Heroes of the Valley by Jonathan Stroud
4 out of 5 stars
Heroes of the Valley turned out to be a good book to listen on audio. At first I wasn't sure how much I'd like it, but I ended up enjoying it immensely.
Halli is a roguish, endearing young hero who wrapped himself around my heart. Although he was quite a prankster, he was a good kid at heart. He didn't really get a chance to shine until he broke free from the mold of his family and their expectations for him. This took him on a journey of self-discovery and enlightenment about his world. Everyone in the Valley lives in the shadow of their great ancestors, who all died in a standoff with trolls that were plaguing the humans of the Valley. Now, they are nearly worshipped by each of the twelve houses founded in their names. Halli grew up with tales of the bravado of his ancestor, Svein, and wishes to commit similar feats of bravery to have his name listed in the hall of heroes. That's a bit hard to do with the current situations. All weapons are outlawed and any disputes are judged by the Lawgivers, women of the twelve houses.
When Halli's uncle Broda is murdered by Olaf of the Hakonsons, Halli is determined to avenge his uncle. He goes on a journey deeper into the valley, and comes to realize that heroism and bravery is not the way it sounds in the stories he was weaned on.
Halli makes it on my heroes I love shelf because he is a great kid. He is brave in a real life way. He gets himself into some very sticky situations, but he fights his way through with his ingenuity and his determination. He's not unaware that others view him in a negative light, but he doesn't let that stop him from doing what he believes is right. He stands up for himself, and others, and I loved his pluck. He's an outrageous kid who tells it like it is, and that's a trait that I can't help but admire. And Halli saves the day in a great way, not just to be labeled as the Hero, but because it's the right thing to do.
Jonathan Stroud keeps the reader guessing where Halli's adventures will lead him next, and this makes for a book that is nothing like I expected. I'm still trying to work my mind around the twist near the end that I completely didn't expect.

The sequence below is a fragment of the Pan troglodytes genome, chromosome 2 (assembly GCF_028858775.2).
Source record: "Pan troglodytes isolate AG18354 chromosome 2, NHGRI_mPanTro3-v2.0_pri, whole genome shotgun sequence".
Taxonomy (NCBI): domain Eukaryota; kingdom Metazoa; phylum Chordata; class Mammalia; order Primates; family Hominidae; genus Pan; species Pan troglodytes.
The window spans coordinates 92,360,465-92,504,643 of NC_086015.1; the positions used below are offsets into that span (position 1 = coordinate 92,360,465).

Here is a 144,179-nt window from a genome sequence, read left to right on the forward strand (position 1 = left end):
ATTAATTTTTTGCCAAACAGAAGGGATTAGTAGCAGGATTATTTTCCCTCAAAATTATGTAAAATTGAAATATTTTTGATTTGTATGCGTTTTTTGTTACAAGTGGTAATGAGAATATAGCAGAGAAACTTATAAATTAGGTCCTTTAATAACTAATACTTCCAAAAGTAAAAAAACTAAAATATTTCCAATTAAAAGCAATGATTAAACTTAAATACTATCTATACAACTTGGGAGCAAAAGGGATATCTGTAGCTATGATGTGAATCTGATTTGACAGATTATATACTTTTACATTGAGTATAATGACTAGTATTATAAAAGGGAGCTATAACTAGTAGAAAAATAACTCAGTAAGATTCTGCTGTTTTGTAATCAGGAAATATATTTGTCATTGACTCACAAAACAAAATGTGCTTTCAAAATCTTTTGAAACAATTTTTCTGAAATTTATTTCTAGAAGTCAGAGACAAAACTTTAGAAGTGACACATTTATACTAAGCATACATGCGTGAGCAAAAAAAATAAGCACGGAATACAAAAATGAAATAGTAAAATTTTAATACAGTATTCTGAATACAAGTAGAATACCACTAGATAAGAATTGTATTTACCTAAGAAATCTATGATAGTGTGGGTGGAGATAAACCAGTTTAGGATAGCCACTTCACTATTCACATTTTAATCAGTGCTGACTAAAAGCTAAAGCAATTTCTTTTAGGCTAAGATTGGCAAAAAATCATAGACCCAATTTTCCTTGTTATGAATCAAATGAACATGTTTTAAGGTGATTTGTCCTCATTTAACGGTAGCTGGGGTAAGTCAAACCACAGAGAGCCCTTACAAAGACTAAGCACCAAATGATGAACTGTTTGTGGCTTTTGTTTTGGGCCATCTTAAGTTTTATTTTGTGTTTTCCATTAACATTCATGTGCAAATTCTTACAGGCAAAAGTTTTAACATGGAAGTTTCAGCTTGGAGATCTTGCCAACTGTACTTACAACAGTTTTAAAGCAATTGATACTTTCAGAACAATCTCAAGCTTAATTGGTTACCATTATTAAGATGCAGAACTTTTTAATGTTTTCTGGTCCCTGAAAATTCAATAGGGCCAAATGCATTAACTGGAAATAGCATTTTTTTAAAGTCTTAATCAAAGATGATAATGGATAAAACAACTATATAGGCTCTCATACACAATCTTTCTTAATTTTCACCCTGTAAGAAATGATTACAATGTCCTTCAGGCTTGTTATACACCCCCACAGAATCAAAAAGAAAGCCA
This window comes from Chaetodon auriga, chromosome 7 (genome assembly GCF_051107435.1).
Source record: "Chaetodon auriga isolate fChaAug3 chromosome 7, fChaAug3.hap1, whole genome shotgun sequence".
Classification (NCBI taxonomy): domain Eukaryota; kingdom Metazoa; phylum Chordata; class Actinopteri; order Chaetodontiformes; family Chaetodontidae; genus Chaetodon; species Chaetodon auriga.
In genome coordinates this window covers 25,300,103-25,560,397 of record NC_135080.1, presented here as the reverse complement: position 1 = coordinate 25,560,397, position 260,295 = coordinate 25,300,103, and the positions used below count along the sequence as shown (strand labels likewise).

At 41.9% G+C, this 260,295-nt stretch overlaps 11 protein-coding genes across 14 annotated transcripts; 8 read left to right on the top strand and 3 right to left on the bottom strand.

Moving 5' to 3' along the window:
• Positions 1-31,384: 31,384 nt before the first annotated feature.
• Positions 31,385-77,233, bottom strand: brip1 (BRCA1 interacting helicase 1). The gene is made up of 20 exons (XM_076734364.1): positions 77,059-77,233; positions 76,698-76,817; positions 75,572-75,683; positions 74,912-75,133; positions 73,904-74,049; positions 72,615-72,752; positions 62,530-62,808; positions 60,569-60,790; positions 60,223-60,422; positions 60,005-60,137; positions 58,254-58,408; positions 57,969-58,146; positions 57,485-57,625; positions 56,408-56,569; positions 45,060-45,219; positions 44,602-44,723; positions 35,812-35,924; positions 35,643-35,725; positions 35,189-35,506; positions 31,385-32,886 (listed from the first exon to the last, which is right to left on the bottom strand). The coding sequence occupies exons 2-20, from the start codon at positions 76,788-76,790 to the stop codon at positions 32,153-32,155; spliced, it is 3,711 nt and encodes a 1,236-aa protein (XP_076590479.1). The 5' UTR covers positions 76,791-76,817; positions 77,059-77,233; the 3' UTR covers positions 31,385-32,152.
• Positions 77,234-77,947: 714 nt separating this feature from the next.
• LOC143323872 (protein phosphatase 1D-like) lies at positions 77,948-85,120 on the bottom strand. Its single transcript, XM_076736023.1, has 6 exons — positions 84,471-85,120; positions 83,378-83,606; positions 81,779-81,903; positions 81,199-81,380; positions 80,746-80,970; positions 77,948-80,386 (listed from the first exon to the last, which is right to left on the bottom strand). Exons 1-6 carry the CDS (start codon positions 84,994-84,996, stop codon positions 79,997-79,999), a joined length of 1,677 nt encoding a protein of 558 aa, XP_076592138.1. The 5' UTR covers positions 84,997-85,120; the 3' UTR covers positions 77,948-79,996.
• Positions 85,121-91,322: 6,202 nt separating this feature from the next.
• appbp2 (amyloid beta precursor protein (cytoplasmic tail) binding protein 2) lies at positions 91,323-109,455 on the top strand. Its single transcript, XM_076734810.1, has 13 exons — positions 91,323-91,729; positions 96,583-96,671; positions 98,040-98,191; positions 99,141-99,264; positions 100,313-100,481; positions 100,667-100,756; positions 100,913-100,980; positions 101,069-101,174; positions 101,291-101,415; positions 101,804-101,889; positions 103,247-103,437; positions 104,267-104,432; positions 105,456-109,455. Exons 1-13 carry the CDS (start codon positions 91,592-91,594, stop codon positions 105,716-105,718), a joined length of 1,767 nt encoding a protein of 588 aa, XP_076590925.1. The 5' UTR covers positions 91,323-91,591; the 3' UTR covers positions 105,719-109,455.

Heroes of the Valley has some good messages for younger (and older readers) about being true to yourself, standing up for what you believe, and using your wits instead of resorting to violent actions. There is violence, yet it's not pointless. Instead, violence in this story is used to illustrate something important. Violence doesn't make you a hero just because you are capable of using brute force to harm others and end lives. There is a place for it, but we must all question when is violence necessary, and count the cost of that violence, which can be a lot greater than we previously anticipated. In this story, the reader sees what kind of man Svein really was, and you have to wonder if he's truly a hero. Or do our heroes truly have feet of clay that merely make them the humans they were all along, despite their fantastic, lauded deeds. I truly believe that each person has it in them to be the hero, merely by standing up and doing what's right when they find themselves in those situations that don't even seem very grand. But their actions can be crucial, and how they react to those situations can define them and how confrontations end up being resolved, for the better or worse.
I didn't have a lot of expectations for this, but I ended up a satisfied listener. I think the narrator did a good job, and he brought the characters to life in a distinctive manner that fits the story, and had me listening intently. I am glad I was able to meet Halli, and his young girl friend Aud. They are definitely the true heroes in this story.
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